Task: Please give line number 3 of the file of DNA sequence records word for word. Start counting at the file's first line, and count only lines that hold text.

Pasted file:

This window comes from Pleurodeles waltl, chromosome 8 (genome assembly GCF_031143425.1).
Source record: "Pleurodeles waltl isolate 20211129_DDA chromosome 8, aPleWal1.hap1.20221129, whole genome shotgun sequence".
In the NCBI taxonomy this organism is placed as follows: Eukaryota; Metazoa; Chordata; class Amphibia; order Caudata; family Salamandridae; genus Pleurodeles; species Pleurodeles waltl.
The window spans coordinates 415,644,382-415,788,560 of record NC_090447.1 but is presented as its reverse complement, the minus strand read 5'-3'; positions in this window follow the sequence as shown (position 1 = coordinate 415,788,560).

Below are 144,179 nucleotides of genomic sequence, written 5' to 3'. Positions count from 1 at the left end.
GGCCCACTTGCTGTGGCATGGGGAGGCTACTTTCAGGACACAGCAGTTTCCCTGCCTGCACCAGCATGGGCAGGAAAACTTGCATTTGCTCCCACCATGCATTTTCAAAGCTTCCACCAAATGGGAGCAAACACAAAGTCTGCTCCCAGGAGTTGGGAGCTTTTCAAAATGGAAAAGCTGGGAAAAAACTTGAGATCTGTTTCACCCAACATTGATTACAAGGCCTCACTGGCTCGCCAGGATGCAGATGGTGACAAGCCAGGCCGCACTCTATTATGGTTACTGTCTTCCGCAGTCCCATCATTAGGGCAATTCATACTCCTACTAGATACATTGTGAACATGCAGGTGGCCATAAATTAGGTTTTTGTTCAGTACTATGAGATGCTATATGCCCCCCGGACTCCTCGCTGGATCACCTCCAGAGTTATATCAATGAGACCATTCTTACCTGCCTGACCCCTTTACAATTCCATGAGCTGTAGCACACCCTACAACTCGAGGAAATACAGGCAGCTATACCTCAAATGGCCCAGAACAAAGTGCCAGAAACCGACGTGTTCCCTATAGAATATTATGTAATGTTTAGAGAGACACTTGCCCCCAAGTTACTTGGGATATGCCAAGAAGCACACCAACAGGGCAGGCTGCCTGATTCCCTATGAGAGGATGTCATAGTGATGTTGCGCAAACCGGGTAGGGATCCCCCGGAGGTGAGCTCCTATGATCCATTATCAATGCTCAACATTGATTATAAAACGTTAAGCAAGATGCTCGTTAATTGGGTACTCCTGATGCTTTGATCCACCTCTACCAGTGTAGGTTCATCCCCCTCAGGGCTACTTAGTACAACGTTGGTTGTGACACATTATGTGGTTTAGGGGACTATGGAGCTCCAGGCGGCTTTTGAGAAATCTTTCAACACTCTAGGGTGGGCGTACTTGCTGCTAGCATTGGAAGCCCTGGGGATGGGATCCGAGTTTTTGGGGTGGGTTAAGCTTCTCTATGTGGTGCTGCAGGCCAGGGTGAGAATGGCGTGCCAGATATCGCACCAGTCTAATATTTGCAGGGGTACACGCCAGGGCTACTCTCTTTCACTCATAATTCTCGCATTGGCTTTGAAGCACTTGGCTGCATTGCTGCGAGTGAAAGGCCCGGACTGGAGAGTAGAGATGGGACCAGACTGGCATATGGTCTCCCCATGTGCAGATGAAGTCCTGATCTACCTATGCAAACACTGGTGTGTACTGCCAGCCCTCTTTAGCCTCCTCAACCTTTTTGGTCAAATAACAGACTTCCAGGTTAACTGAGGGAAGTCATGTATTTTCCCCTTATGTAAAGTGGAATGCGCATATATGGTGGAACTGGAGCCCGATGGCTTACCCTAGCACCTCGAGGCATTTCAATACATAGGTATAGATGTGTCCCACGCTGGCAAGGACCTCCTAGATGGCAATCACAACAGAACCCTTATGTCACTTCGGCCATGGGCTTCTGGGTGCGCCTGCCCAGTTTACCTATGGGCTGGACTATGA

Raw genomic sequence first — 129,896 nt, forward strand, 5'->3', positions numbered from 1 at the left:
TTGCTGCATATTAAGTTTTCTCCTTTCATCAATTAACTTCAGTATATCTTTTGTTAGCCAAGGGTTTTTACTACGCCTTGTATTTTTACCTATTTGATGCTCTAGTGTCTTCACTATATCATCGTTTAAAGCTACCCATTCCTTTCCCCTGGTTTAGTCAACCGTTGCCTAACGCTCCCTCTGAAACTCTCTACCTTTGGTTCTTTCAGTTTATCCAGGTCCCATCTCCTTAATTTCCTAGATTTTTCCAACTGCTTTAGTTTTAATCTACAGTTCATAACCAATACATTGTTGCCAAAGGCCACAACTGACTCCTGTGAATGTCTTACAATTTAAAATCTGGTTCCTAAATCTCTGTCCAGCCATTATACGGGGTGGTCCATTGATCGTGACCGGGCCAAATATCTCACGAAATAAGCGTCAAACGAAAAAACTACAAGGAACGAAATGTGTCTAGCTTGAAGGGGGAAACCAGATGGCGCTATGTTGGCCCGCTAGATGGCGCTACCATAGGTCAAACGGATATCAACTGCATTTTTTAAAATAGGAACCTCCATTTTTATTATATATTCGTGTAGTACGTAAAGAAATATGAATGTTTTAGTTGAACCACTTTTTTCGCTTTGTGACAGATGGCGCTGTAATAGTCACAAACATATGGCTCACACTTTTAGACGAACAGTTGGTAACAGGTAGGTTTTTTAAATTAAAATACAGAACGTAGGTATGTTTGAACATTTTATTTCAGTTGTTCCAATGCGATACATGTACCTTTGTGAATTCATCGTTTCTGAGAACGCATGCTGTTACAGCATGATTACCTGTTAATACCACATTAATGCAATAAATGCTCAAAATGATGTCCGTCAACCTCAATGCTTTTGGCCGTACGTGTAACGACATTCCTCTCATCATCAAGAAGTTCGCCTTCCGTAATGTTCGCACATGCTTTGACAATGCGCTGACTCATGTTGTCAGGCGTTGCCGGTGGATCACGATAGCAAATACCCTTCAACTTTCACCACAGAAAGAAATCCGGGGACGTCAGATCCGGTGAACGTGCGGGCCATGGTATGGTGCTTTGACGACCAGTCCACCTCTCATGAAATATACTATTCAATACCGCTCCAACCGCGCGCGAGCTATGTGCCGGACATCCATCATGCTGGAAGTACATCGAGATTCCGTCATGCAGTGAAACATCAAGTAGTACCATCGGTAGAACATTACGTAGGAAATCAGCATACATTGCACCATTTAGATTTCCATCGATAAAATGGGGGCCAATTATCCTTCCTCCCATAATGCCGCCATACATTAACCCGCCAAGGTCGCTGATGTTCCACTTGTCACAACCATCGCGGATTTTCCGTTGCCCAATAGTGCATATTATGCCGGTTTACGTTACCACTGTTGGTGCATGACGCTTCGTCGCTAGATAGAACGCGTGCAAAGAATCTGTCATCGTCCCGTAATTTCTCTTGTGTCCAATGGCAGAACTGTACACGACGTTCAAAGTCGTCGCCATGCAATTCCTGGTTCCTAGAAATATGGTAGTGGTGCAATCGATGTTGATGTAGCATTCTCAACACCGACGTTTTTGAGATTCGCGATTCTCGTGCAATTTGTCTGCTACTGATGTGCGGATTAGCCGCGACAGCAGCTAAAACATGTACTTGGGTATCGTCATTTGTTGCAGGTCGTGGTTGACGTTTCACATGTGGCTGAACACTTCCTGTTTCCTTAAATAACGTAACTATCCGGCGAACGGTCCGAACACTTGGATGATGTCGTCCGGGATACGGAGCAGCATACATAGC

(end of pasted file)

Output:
In the NCBI taxonomy this organism is placed as follows: Eukaryota; Metazoa; Chordata; class Amphibia; order Caudata; family Salamandridae; genus Pleurodeles; species Pleurodeles waltl.